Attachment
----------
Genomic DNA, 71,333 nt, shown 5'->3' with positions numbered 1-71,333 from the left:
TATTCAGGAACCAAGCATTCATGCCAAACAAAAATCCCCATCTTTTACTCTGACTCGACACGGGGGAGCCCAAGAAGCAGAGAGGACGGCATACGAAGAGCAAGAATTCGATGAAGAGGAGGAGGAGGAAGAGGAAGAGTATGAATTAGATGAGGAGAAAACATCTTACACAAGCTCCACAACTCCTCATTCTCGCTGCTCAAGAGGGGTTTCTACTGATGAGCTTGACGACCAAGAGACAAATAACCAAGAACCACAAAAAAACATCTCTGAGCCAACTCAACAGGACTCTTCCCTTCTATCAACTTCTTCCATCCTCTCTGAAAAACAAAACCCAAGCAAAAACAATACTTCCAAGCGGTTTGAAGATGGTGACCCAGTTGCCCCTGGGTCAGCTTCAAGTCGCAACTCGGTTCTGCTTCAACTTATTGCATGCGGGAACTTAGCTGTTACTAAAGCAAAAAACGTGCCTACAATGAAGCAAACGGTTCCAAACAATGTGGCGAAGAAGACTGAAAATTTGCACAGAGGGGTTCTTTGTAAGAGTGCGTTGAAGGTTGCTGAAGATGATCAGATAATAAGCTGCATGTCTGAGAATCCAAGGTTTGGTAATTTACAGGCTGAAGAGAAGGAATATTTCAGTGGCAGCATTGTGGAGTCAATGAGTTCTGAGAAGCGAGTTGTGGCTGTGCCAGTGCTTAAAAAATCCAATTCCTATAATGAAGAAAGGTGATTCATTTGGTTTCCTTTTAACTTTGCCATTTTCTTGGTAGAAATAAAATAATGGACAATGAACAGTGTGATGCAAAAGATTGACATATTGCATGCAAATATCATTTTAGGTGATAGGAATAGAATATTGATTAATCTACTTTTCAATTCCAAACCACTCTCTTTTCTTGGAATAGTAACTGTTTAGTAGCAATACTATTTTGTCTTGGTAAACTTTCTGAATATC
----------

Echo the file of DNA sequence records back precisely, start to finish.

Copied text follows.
Genomic DNA, 71,333 nt, shown 5'->3' with positions numbered 1-71,333 from the left:
TATTCAGGAACCAAGCATTCATGCCAAACAAAAATCCCCATCTTTTACTCTGACTCGACACGGGGGAGCCCAAGAAGCAGAGAGGACGGCATACGAAGAGCAAGAATTCGATGAAGAGGAGGAGGAGGAAGAGGAAGAGTATGAATTAGATGAGGAGAAAACATCTTACACAAGCTCCACAACTCCTCATTCTCGCTGCTCAAGAGGGGTTTCTACTGATGAGCTTGACGACCAAGAGACAAATAACCAAGAACCACAAAAAAACATCTCTGAGCCAACTCAACAGGACTCTTCCCTTCTATCAACTTCTTCCATCCTCTCTGAAAAACAAAACCCAAGCAAAAACAATACTTCCAAGCGGTTTGAAGATGGTGACCCAGTTGCCCCTGGGTCAGCTTCAAGTCGCAACTCGGTTCTGCTTCAACTTATTGCATGCGGGAACTTAGCTGTTACTAAAGCAAAAAACGTGCCTACAATGAAGCAAACGGTTCCAAACAATGTGGCGAAGAAGACTGAAAATTTGCACAGAGGGGTTCTTTGTAAGAGTGCGTTGAAGGTTGCTGAAGATGATCAGATAATAAGCTGCATGTCTGAGAATCCAAGGTTTGGTAATTTACAGGCTGAAGAGAAGGAATATTTCAGTGGCAGCATTGTGGAGTCAATGAGTTCTGAGAAGCGAGTTGTGGCTGTGCCAGTGCTTAAAAAATCCAATTCCTATAATGAAGAAAGGTGATTCATTTGGTTTCCTTTTAACTTTGCCATTTTCTTGGTAGAAATAAAATAATGGACAATGAACAGTGTGATGCAAAAGATTGACATATTGCATGCAAATATCATTTTAGGTGATAGGAATAGAATATTGATTAATCTACTTTTCAATTCCAAACCACTCTCTTTTCTTGGAATAGTAACTGTTTAGTAGCAATACTATTTTGTCTTGGTAAACTTTCTGAATATC